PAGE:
Psalm 29 (The Israel Bible, pp. 1503-1504) is special in a deep way. Even though it is only 11 verses, it contains the name of God 18 times. 18 is an auspicious number in Judaism. The gematria (numerical value) of 18 equals chai (חי), meaning life. Three times a day Jews pray the shemona esrei, the 18 blessings. These are the times we stand before God and feel His incredible closeness.
This closeness is also felt on the Sabbath, the holiest day of the week. And this Psalm, which contains God’s name 18 times, was chosen to have a prominent place in the Friday night prayers that usher in the holy Sabbath.
In fact, there is actually a hint to the connection between this psalm and the Sabbath in the psalm itself!
David uses the word kol (קול, voice) seven times in this psalm, which hints to the Sabbath, the seventh day of the week. Seven represents completion in nature, as Creation was accomplished in seven days.
Critical readers of the Bible, however, will point out that creation was accomplished in six days and God was actually non-creative on the seventh day. Therefore, said Rabbi Abraham Isaac Kook, the first Ashkenazi Chief Rabbi of Israel, the whole notion of the Sabbath – the day on which God stopped being creative and we, in turn, stop being productive – sounds like a big waste!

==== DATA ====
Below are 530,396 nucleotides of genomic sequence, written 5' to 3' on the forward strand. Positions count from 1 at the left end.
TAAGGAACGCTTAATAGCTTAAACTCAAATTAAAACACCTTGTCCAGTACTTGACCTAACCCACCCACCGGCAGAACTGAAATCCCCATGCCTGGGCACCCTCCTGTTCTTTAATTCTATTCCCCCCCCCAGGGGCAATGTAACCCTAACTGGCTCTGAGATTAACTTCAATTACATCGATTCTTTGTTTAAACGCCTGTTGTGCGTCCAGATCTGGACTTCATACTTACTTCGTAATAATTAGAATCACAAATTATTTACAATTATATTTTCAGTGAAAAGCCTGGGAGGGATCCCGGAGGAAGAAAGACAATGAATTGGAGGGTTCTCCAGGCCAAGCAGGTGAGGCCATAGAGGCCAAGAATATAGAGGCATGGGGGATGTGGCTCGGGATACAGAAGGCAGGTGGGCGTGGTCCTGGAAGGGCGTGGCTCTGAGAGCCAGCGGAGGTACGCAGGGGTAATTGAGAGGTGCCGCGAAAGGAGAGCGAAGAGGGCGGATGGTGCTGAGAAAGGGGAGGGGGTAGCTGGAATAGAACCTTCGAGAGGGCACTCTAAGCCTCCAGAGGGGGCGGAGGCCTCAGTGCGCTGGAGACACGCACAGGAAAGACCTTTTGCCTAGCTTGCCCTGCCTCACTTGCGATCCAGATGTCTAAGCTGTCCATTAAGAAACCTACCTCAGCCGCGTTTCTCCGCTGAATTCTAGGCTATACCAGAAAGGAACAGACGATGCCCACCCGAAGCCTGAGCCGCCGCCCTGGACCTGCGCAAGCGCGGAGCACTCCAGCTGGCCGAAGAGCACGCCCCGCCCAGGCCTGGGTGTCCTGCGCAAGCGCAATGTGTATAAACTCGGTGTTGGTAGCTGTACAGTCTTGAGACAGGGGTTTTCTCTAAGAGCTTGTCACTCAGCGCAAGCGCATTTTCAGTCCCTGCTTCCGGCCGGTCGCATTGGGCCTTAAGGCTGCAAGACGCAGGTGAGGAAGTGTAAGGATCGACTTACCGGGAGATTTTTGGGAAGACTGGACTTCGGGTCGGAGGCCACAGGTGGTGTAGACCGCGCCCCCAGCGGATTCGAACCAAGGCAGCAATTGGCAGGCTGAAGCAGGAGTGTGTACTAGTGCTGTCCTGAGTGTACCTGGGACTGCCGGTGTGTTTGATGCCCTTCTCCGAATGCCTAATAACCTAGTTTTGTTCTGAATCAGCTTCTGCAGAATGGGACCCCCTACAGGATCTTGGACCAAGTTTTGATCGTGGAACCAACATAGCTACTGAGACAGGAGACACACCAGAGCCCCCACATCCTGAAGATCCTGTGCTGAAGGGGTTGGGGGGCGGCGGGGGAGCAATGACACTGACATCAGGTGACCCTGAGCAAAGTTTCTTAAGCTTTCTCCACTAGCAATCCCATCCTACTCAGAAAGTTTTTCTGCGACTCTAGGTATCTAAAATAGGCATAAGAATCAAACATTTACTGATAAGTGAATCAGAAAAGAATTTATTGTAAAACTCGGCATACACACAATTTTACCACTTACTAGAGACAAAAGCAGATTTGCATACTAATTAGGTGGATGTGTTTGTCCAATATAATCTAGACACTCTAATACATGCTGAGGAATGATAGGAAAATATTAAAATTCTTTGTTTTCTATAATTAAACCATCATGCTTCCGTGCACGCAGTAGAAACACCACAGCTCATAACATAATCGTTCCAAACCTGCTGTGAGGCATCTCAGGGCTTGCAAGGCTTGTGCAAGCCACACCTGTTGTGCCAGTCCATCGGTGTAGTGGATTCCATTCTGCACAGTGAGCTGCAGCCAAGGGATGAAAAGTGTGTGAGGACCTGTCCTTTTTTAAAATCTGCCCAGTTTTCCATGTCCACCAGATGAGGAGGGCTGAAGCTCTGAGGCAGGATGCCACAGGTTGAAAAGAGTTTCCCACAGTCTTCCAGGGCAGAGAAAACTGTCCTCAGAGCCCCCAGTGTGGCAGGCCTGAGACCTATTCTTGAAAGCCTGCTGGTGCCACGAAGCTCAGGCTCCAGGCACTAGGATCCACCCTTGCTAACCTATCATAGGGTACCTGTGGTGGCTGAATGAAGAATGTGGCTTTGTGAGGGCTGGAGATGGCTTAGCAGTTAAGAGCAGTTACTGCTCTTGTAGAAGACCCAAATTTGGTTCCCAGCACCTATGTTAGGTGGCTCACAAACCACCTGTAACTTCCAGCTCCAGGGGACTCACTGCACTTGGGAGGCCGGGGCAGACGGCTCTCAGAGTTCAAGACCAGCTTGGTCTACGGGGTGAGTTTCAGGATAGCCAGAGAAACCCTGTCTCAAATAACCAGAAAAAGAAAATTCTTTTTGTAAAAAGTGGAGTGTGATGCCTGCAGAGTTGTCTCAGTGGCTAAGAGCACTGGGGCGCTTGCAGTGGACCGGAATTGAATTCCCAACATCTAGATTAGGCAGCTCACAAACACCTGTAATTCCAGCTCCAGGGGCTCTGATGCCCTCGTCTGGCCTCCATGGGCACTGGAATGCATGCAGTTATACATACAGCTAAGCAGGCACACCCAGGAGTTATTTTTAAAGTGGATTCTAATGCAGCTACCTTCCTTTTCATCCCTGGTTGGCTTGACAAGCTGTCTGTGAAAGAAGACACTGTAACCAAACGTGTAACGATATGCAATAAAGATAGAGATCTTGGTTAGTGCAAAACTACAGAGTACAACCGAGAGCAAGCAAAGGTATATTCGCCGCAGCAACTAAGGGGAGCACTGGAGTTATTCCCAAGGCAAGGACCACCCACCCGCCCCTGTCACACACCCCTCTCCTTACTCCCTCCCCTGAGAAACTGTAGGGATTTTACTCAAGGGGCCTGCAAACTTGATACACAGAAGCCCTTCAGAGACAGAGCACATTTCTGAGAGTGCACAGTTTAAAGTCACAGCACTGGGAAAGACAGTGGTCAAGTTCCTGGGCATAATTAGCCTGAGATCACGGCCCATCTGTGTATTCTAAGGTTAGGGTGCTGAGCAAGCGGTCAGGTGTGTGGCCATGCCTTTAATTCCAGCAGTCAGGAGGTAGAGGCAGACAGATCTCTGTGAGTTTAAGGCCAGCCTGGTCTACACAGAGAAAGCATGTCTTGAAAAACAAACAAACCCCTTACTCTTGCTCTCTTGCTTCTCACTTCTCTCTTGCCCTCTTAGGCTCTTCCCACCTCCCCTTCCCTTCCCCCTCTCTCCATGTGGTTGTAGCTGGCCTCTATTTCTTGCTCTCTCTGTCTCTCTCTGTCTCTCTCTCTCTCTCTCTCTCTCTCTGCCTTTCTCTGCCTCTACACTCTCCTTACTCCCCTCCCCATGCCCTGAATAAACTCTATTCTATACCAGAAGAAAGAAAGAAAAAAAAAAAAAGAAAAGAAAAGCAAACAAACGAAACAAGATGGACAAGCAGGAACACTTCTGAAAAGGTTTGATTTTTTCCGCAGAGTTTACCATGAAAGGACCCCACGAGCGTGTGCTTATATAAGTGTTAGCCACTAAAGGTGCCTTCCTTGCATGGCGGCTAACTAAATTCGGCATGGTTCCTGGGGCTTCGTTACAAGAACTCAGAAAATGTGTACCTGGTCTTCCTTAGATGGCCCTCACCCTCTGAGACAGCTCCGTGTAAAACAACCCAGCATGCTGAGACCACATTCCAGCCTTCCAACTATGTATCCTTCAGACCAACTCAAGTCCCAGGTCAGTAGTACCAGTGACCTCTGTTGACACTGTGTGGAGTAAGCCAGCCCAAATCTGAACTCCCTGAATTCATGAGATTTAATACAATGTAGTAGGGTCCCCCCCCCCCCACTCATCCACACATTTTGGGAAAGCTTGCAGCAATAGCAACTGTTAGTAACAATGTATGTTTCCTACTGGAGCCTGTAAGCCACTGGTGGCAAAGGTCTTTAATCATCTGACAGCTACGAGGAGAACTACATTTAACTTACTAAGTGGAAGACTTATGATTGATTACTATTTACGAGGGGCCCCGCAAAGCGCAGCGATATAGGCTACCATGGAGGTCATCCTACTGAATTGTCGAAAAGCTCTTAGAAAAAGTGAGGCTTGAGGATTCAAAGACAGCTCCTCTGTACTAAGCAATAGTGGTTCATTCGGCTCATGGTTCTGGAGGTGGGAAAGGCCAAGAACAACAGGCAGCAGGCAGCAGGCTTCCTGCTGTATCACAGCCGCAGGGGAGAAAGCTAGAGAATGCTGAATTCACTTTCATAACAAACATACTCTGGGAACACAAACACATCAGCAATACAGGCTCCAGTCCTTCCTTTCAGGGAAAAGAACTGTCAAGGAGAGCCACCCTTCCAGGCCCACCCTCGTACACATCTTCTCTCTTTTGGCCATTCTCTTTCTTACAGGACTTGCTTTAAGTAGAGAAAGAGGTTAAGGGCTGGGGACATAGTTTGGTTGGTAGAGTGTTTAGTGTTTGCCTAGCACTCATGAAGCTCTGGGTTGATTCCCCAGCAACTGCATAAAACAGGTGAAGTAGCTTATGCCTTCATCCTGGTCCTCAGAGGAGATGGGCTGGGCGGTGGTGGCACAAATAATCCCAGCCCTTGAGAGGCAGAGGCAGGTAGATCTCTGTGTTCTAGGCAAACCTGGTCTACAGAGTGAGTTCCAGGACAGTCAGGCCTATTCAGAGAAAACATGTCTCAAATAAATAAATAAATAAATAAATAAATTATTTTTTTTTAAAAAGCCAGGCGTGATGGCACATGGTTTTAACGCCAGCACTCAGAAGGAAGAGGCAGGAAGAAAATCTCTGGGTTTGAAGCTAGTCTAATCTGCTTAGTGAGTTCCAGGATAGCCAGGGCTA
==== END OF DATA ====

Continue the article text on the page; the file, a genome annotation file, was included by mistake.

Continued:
But when you look deeper, it’s clear that the truth is the opposite. The Sabbath, a day of rest, is the MOST important day of the week and of creation, for it clarifies the purpose for all of our work! The fullness of creation came on the seventh day when God, the master, sat back and gazed upon what He had done.
David is actually giving a very profound lesson about the Sabbath. Shabbat literally means ‘to cease’. The greatest praise for God as the creator comes on the day when His creation was complete, when he stopped creating and when it is forbidden for us to be creative in His world.
The cessation is a full stop, the exclamation mark at the end of the sentence. It is the moment after the crescendo when the orchestra has stopped playing and the audience sits in stunned silence. No more should be added and nothing should be taken away from His complete Creation.
During the week we serve God through action, by doing His commandments. But on Shabbat, we serve God by not doing. Shabbat is the day to admire His creation as it is, as He intended it to be. He is the beginning and He is the end.
This is why Psalm 29 is the central psalm in the prayers that are said to welcome the Sabbath, for it reminds us what really matters:
Hashem sits enthroned, King forever. (Psalms 29:10)